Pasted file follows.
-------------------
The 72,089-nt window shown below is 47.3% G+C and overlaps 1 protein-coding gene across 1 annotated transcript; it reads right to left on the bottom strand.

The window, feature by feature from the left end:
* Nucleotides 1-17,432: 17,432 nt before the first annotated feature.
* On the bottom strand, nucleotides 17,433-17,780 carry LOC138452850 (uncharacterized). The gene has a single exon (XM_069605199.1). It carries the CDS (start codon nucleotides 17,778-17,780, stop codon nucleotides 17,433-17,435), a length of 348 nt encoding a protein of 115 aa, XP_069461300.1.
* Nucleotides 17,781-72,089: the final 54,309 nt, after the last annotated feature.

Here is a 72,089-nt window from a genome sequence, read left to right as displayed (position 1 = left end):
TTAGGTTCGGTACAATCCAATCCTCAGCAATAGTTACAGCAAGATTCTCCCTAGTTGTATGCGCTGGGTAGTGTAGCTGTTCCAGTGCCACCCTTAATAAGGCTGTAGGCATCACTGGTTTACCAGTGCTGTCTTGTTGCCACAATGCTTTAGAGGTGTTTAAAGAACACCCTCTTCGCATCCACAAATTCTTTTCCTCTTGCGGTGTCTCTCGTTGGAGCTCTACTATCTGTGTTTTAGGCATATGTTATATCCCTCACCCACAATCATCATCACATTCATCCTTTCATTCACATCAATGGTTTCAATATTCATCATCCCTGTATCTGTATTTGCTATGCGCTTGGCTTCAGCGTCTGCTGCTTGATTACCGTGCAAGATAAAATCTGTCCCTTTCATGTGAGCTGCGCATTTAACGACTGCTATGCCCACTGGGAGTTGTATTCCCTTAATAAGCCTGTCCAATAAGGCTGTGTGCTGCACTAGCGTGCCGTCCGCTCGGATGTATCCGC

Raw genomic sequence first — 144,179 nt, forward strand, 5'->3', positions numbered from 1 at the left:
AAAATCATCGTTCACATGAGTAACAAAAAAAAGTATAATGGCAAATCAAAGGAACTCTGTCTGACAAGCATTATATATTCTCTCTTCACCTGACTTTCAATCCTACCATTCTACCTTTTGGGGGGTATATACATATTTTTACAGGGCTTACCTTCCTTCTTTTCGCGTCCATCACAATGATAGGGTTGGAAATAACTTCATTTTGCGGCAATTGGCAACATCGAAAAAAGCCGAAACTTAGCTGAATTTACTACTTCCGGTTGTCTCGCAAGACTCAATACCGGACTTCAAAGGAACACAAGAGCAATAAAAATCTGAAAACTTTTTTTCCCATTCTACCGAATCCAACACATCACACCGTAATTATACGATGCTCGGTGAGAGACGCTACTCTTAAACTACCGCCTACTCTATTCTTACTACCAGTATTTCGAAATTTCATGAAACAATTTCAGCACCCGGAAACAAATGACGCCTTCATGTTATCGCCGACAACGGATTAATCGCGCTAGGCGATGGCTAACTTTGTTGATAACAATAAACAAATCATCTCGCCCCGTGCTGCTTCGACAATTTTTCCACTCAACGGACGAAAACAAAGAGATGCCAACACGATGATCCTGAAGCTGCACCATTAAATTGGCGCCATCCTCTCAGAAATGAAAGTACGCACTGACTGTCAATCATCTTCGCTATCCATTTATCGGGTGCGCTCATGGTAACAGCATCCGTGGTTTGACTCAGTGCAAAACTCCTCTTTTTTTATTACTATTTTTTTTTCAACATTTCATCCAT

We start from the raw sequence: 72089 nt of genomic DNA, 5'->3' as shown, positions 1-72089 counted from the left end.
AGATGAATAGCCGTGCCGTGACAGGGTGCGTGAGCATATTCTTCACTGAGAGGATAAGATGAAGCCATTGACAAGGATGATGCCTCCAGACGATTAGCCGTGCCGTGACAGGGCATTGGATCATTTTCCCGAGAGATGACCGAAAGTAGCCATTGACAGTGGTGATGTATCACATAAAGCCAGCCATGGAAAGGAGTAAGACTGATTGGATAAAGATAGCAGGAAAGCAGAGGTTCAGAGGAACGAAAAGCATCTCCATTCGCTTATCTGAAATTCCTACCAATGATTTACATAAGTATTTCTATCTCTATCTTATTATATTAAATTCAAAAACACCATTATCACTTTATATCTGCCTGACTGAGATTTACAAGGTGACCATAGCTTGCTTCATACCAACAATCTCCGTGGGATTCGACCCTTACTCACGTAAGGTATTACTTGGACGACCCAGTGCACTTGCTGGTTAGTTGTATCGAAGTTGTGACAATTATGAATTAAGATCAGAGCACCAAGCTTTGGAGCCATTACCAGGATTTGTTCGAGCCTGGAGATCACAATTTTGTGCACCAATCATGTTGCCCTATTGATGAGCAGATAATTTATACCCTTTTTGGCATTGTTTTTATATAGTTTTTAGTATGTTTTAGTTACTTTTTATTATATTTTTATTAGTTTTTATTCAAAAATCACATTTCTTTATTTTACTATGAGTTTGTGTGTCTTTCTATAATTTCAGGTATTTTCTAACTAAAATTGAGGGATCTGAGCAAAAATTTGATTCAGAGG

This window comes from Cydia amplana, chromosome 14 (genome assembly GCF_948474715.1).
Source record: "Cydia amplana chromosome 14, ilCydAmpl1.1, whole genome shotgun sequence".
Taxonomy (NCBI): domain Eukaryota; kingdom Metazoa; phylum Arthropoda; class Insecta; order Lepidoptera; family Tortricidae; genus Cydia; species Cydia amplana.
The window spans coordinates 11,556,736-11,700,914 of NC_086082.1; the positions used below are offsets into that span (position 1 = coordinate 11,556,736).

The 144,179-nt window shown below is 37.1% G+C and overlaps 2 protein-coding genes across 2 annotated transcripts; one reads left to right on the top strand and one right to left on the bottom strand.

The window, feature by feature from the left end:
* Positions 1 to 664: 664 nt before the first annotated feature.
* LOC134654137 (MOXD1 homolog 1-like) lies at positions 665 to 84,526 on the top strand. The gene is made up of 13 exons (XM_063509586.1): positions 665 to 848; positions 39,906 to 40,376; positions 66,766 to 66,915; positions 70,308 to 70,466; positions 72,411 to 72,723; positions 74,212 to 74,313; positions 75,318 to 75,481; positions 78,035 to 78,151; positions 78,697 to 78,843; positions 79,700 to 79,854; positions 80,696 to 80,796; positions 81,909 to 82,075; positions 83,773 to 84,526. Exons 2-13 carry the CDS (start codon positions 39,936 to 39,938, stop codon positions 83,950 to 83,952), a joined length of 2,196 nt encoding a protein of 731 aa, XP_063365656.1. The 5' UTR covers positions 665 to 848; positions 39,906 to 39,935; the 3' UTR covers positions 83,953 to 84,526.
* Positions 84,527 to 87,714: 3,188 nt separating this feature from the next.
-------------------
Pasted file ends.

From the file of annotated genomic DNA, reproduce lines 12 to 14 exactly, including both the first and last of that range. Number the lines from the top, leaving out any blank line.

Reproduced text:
This window comes from Cydia amplana, chromosome 14 (genome assembly GCF_948474715.1).
Source record: "Cydia amplana chromosome 14, ilCydAmpl1.1, whole genome shotgun sequence".
Taxonomy (NCBI): domain Eukaryota; kingdom Metazoa; phylum Arthropoda; class Insecta; order Lepidoptera; family Tortricidae; genus Cydia; species Cydia amplana.